Order A Complimentary copy of our new Devotional—Anchors for the Soul

First Sunday in Advent, November 30, 2014

advent2014For you know the grace of our Lord Jesus Christ, that though he was rich, yet for your sakes he became poor, so that you through his poverty might become rich.
II Corinthians 8:9

“Every Who down in Whoville liked Christmas a lot…But the Grinch who lived just north of Whoville, did not.” So begins the beloved children’s book by Dr. Seuss, How the Grinch Stole Christmas!. The rhyme tells of the Grinch whose “heart was two sizes too small”, who lived atop snowy Mount Crumpit, looking down on the “merry and warm-hearted Whos”. He hated the joyous sounds of their Christmas celebrations and hatched a plan to keep Christmas from coming to Whoville. He stole all their Christmas presents, trees, and tasty goodies. He eagerly expected that on Christmas morning he would awaken to the Whos’ sorrowful cries. But was he surprised when he heard them singing a happy Christmas song instead:

“He hadn’t stopped Christmas from coming,” the story continues.

“It came! Somehow or other, it came just the same!”

The Grinch stood listening, “puzzling and puzzling”:

“How could it be so?”

“It came without ribbons! It came without tags!”

“It came without packages, boxes or bags!”

And he puzzled three hours, till his puzzler was sore.

Then the Grinch thought of something he hadn’t before!

“Maybe Christmas,” he thought, “doesn’t come from a store.”

“Maybe Christmas…perhaps…means a little bit more!”

Why, it even takes a while for cartoon favorite Charlie Brown to grasp the real meaning of Christmas. In A Charlie Brown Christmas we see Charlie griping to his friend Linus: “I don’t feel the way I’m supposed to feel. I just don’t understand Christmas, I guess. I like getting presents and sending Christmas cards, and decorating trees and all that, but I’m still not happy. I always end up feeling depressed.”

And lots of us do get depressed! We even talk about the post-Christmas letdown and the holiday blues. It slams us as we spend stacks of money for gifts and gizmos; when it’s all over we are left holding a lot of stuff we don’t need, but have to make room for or re-gift! In spite of what Christopher Columbus proved, the world is flat the day after Christmas.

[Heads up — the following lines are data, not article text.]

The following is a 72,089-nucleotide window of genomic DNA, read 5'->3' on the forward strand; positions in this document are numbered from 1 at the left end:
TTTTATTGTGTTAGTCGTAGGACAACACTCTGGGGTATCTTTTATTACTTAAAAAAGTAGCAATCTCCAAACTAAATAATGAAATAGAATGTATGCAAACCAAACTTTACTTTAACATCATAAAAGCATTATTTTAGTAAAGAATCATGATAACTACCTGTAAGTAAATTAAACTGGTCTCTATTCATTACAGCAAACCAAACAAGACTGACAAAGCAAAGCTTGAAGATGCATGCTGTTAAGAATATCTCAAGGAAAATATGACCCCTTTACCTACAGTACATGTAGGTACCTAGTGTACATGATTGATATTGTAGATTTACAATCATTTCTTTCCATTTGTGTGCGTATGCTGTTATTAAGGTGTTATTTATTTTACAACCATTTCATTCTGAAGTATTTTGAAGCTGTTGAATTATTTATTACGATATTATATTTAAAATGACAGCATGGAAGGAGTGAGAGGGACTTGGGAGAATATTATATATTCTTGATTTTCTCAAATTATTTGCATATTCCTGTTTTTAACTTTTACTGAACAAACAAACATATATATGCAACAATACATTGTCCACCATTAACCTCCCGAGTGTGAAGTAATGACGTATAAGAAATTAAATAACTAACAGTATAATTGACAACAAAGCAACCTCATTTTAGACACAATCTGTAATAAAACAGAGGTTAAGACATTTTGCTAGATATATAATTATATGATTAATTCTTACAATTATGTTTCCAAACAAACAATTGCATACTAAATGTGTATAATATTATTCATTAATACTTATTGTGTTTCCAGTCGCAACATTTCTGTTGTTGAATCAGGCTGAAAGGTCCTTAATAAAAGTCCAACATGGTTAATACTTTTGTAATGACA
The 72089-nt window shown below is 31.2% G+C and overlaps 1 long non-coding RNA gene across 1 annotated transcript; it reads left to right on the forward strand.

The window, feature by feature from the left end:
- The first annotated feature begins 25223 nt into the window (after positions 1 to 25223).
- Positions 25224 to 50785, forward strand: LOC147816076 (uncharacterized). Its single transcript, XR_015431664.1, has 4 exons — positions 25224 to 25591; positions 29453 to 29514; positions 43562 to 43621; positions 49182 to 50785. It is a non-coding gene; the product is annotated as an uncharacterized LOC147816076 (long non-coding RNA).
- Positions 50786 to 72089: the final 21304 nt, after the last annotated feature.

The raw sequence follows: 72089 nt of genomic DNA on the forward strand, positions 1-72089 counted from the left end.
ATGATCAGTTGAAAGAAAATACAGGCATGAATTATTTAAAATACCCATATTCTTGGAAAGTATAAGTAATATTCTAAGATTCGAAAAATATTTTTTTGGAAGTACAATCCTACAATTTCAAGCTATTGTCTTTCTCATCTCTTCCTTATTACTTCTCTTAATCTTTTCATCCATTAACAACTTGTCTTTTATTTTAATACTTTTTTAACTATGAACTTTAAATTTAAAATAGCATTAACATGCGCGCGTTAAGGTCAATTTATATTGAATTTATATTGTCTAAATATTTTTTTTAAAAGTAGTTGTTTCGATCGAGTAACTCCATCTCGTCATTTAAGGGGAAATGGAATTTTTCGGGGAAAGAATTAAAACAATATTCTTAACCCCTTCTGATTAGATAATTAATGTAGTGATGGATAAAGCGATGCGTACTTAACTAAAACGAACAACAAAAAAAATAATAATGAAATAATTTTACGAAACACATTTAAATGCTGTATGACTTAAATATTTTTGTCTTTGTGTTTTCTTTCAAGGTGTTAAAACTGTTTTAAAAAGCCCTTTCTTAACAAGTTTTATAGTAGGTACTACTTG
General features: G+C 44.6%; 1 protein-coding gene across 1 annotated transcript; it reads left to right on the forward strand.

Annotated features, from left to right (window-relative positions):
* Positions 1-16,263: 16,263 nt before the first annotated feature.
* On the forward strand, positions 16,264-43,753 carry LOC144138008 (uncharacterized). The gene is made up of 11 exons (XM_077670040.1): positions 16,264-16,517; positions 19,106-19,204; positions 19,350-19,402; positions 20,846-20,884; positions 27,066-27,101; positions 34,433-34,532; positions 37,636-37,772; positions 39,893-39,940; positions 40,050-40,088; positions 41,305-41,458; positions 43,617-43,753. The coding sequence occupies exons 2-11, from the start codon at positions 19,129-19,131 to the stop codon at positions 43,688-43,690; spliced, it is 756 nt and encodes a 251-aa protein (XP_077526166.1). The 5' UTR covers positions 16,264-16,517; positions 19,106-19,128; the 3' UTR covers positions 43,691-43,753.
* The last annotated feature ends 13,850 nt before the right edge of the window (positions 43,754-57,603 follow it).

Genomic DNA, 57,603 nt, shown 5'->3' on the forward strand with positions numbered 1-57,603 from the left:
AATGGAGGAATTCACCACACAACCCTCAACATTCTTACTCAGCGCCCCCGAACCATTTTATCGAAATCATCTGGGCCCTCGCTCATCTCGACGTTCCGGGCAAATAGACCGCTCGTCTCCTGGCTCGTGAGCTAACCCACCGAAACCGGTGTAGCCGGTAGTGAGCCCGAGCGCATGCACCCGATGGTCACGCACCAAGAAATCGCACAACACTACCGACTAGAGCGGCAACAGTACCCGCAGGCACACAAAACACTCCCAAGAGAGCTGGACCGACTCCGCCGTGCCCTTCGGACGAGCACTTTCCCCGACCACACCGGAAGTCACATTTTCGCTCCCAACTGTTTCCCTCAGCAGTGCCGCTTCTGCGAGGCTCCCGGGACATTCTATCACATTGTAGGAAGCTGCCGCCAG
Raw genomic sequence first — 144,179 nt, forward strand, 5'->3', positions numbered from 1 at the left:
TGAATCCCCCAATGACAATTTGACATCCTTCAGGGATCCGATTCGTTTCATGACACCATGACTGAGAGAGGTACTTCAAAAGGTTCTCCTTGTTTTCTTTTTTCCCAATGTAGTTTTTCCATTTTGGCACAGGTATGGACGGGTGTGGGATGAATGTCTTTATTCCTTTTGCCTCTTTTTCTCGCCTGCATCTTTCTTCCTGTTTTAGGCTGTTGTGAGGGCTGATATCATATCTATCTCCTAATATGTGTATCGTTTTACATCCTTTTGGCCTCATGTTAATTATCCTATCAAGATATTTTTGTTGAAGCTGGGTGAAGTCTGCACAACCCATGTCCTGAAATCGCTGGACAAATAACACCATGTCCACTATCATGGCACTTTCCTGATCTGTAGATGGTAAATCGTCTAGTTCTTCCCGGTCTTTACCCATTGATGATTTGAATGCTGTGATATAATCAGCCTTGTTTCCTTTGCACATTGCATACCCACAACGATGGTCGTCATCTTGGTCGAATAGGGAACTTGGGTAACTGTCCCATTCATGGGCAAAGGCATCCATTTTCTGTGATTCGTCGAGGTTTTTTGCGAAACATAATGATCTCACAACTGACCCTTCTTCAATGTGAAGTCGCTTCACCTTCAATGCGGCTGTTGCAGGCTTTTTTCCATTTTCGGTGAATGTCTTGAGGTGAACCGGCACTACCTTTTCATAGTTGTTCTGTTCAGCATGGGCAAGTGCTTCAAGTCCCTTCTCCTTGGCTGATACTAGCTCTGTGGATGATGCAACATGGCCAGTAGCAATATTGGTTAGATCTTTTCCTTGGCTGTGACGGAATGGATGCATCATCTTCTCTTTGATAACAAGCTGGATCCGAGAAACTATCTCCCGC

Strangely, the stories we so love at Christmas, the stories that endure, are stories about love in times of trouble; a crippled little boy; an angel earning his wings; a husband and wife giving unselfishly; a little baby lying in a manger. These are the stories that remain with us and transform us.

In today’s sublime Scripture we learn that the Father’s Son divested Himself of divine privilege and glory and became impoverished in the fragile flesh of our humanity. Born in a cattle stall, joined to broken humanity, sharing in our weakness, nailed to a criminal’s cross, so that you and I “might become rich.” Not rich in money, real estate, or precious metals, but rich in joy, love, and, as II Corinthians 8-9 will set forth, “a wealth of generosity” (II Corinthians 8:1-2; 9:11). We can be truly rich no matter how little we might have.

Yale theologian Miroslav Volf, in his book, Free of Charge, suggests that a person enriched by the grace of Jesus Christ will have a distinct attitude towards the past, the present, and the future. When our lives are rich in Christ we will look at the past with gratitude; thankful for all that we have received, and without annoyance for what we have lacked, or have failed to achieve. A person made rich by Christ will live in the present with contentment. Rather than feeling we never have enough except for trouble, we will know that we have all that is needed for joyful, abundant living. And persons made rich by Christ will face the future with trust, assured by all the promises of Christ, and knowing that He will never leave us or forsake us.

Jesus is God’s gift for us to receive. He came down to us at Christmas when we could not reach up to Him. He was God’s gift to Mary and Joseph, and to shepherds, wise men, and any who would receive Him. And, He is God’s gift for you and me today. He is God’s indescribable, inexpressible, unspeakable gift, too wonderful for words. Like any gift at Christmas, grace can only be yours if you will receive it.


  • Miroslav Volf describes how being rich in Christ means looking at the past with gratitude, the present with contentment, and the future with trust. How might Volf’s thoughts speak to you this Advent season?
  • Take a few moments to talk with God about Volf’s thoughts and what they stir in you.


recent posts

join our list

Sign up and receive our weekly devotionals, Selah podcast episodes, info on seasonal devotionals, and announcements.